Sen. Pat Toomey (R-Penn.): “The next Court appointment should be made by the newly-elected president.” (source)

          Sen. Richard Burr (R-N.C.): “In this election year, the American people will have an opportunity to have their say in the future direction of our country. For this reason, I believe the vacancy left open by Justice Antonin Scalia should not be filled until there is a new president.” (source)

          Sen. Roy Blunt (R-Mo.): “The Senate should not confirm a new Supreme Court justice until we have a new president.”

          Sen. John Hoeven (R-N.D.): “There is 80 years of precedent for not nominating and confirming a new justice of the Supreme Court in the final year of a president’s term so that people can have a say in this very important decision.” (source)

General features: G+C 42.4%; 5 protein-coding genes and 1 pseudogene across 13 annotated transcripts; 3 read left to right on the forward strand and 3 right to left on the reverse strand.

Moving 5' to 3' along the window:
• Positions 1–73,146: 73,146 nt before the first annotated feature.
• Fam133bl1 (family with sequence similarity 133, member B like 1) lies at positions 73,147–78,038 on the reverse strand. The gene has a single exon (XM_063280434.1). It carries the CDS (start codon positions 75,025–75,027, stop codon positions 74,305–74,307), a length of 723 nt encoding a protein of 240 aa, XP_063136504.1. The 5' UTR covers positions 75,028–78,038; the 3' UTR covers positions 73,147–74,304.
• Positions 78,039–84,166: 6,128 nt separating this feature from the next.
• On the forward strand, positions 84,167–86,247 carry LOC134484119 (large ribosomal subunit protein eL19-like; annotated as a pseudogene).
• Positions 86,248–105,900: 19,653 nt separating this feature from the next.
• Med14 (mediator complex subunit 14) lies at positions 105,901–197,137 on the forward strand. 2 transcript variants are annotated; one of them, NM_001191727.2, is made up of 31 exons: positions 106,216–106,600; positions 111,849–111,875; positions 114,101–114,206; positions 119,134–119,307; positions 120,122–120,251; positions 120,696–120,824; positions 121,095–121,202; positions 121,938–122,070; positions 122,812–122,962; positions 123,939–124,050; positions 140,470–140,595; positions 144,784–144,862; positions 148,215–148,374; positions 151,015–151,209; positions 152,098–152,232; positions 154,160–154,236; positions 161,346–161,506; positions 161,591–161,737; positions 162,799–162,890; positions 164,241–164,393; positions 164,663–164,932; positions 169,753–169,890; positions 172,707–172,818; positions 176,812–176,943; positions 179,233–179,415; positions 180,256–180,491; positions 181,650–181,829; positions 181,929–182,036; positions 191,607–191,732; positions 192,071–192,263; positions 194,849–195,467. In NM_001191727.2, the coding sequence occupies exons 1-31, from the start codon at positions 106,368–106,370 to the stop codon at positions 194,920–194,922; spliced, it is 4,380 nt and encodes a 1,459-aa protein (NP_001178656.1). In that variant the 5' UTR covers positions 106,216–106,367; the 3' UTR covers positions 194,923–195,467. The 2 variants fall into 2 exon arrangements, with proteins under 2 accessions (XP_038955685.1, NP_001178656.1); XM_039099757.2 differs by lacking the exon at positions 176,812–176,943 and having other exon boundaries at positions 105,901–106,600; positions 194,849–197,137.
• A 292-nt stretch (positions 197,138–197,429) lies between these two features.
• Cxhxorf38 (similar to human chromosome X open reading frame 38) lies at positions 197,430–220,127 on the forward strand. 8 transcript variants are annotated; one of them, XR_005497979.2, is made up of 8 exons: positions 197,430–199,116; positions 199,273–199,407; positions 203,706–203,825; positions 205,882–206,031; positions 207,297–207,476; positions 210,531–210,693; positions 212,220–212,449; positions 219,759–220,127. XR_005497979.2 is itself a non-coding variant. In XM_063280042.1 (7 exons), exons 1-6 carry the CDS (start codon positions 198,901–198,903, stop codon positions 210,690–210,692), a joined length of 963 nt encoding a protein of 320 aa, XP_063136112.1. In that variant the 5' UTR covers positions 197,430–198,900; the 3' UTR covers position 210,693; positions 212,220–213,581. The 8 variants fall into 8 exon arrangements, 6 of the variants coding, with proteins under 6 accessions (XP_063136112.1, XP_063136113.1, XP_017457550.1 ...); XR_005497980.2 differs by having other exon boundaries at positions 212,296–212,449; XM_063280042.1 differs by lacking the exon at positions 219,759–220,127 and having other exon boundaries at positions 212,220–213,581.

1. You seem to put a lot of stock in politics and not the law. Short-term political thinking got us the nuclear option and that was always going to be something a minority party would regret. Here are some other quotes you may have overlooked:

            Republicans said the way Democrats upended the rules will result in fallout for years. “It’s another raw exercise of political power to permit the majority to do anything it wants whenever it wants to do it,” Sen. Lamar Alexander (Tenn.), the GOP’s parliamentary expert, told reporters.

            Republicans vowed to reciprocate if they reclaim the majority.